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Plymouth - Cuda series

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About Plymouth

Plymouth was a marque of automobile based in the United States, marketed by the Chrysler Corporation and DaimlerChrysler from 1928 to 2001.

History

Origins

The Plymouth automobile was introduced on July 7, 1928. It was the Chrysler Corporation's first entry in the low-priced field, which at the time was dominated by Chevrolet and Ford. Plymouths were actually priced a little higher than the competition, but they offered standard features such as hydraulic brakes that the competition did not provide. Plymouths were originally sold exclusively through Chrysler dealerships. The logo featured a rear view of the Mayflower ship which landed at Plymouth Rock, hence the name "Plymouth" as the brand.

The origins of the first Plymouth can be traced back to the Maxwell automobile. When Walter Chrysler took over control of the trouble-ridden Maxwell-Chalmers car company in the early 1920s, he inherited the Maxwell as part of the package. After he used the company's facilities to help create and launch the Chrysler car in 1924, he decided to create a lower-priced companion car. So for 1926 the Maxwell was reworked and re-badged as a low-end Chrysler model. Then at the end of the decade this model was once again reworked and re-badged, this time to create the Plymouth.

Great Depression, 1940s, and 1950s

While the original purpose of the Plymouth was simply to cover a lower-end marketing niche, during the Great Depression of the 1930s the car would help significantly in ensuring the survival of the Chrysler Corporation in a decade when many other car companies failed. Beginning in 1930, Plymouths were sold by all three Chrysler divisions (Chrysler, DeSoto, and Dodge). Plymouth sales were a bright spot during this dismal automotive period, and by 1931 Plymouth rose to the number three spot among all cars.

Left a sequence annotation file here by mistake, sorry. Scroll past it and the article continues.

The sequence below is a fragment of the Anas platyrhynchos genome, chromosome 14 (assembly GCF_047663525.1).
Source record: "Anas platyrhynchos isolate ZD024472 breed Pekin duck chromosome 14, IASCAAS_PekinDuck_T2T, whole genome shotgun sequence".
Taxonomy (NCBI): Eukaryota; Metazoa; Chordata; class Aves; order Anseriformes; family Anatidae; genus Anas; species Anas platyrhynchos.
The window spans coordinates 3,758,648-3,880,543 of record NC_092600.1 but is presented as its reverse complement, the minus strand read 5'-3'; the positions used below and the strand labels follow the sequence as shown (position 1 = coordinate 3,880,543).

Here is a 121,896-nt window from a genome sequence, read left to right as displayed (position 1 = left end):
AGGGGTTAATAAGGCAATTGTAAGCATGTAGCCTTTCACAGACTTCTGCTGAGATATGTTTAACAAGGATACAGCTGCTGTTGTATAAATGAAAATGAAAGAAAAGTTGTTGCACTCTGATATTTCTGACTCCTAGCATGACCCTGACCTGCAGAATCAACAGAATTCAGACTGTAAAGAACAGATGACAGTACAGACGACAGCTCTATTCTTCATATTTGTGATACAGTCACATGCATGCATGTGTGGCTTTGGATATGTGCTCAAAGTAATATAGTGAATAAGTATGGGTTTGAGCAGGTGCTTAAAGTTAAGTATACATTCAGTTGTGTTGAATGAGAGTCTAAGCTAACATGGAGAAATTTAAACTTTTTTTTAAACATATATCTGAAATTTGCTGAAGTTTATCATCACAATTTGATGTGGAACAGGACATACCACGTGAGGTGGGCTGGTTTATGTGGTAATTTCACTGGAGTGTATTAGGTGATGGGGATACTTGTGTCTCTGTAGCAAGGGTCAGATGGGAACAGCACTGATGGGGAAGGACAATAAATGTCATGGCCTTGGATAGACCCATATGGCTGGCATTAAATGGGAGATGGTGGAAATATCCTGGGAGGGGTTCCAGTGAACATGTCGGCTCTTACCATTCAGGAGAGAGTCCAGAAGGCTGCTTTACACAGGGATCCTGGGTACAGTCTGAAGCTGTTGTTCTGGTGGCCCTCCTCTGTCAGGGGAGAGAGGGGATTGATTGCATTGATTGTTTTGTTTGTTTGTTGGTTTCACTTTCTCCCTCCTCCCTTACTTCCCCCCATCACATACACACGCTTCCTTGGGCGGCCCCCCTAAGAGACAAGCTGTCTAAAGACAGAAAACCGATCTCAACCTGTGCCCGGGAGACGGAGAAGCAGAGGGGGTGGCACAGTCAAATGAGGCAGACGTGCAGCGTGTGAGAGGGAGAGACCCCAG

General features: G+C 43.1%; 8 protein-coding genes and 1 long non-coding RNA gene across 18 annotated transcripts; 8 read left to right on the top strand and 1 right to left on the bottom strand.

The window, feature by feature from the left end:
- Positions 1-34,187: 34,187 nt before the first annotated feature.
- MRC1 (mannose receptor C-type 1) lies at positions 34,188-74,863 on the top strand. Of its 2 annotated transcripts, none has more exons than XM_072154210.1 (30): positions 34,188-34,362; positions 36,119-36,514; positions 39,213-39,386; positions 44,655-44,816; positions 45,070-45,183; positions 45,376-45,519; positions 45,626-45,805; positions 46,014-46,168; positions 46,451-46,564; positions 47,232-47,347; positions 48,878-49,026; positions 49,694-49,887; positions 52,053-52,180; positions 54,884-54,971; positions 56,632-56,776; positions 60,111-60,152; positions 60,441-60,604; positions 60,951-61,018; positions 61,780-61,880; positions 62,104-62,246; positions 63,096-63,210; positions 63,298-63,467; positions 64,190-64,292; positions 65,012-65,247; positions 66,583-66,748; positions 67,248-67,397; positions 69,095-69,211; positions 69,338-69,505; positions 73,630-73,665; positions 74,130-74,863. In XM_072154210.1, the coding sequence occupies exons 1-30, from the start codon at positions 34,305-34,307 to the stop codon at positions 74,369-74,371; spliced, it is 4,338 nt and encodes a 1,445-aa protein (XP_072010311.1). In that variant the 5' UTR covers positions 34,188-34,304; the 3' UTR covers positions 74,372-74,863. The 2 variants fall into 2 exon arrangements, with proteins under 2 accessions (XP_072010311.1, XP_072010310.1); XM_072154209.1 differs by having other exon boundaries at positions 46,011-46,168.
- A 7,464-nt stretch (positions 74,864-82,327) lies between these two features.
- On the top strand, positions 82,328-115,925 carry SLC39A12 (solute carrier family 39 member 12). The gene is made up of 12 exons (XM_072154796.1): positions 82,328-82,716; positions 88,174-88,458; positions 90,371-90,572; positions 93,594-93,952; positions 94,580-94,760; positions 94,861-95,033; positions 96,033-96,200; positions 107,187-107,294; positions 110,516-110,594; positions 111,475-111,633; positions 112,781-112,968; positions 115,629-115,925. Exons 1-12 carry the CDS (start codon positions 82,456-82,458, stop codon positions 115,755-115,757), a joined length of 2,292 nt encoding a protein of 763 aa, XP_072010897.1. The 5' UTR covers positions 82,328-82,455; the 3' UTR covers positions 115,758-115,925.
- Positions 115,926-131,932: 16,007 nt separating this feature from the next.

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4-door
5-seat
V8 16v 5.6L OHV M-3
179.0 kW / 240.0 hp / 240.0 hp  393.0 N·m / 289.9 lb·ft / 289.9 lb·ft
   

Plymouth 'Cuda (1972)

4-door 5-seater fixed-head coupé, petrol (gasoline) 8-cylinder 16-valve V engine, OHV (overhead valve, I-head), 5572 cm3 / 340.0 cu in / 340.0 cu in, 179.0 kW / 240.0 hp / 240.0 hp @ 4800 rpm / 4800 rpm / 4800 rpm, 393.0 N·m / 289.9 lb·ft / 289.9 lb·ft @ 3600 rpm / 3600 rpm / 3600 rpm, manual 3-speed transmission, rear wheel drive, 182 km/h / 113 mph / 113 mph top speed

2-door
5-seat
V8 16v 5.6L OHV M-4
216.3 kW / 290.1 hp / 290.1 hp  468.0 N·m / 345.2 lb·ft / 345.2 lb·ft
   

Plymouth AAR 'Cuda (1970)

2-door 5-seater fixed-head coupé, petrol (gasoline) 8-cylinder 16-valve V engine, OHV (overhead valve, I-head), 5563 cm3 / 339.5 cu in / 339.5 cu in, 216.3 kW / 290.1 hp / 290.1 hp @ 5000 rpm / 5000 rpm / 5000 rpm, 468.0 N·m / 345.2 lb·ft / 345.2 lb·ft @ 3400 rpm / 3400 rpm / 3400 rpm, manual 4-speed transmission, rear wheel drive, 220 km/h / 137 mph / 137 mph top speed

Infobox

Where Does Your Auto Insurance Dollar Go?

You pay your auto insurance. You have the right amount of coverage. So where does all that money go?

The exact cost you will have to pay for your insurance depends on several factors. One factor is what car you drive.

For example, the Porsche 911 tops the list as the most expensive car to insure. A person could pay $2,943.78 a year . . . and that’s with a clean driving record. The Dodge Caliber is the least expensive car to insure.

Another factor that affects your insurance is where you live. Washington DC has the most expensive insurance cost–$1,140 a year. North Dakota, on the other hand, is home of the least expensive insurance, at a cost of $512 a year.

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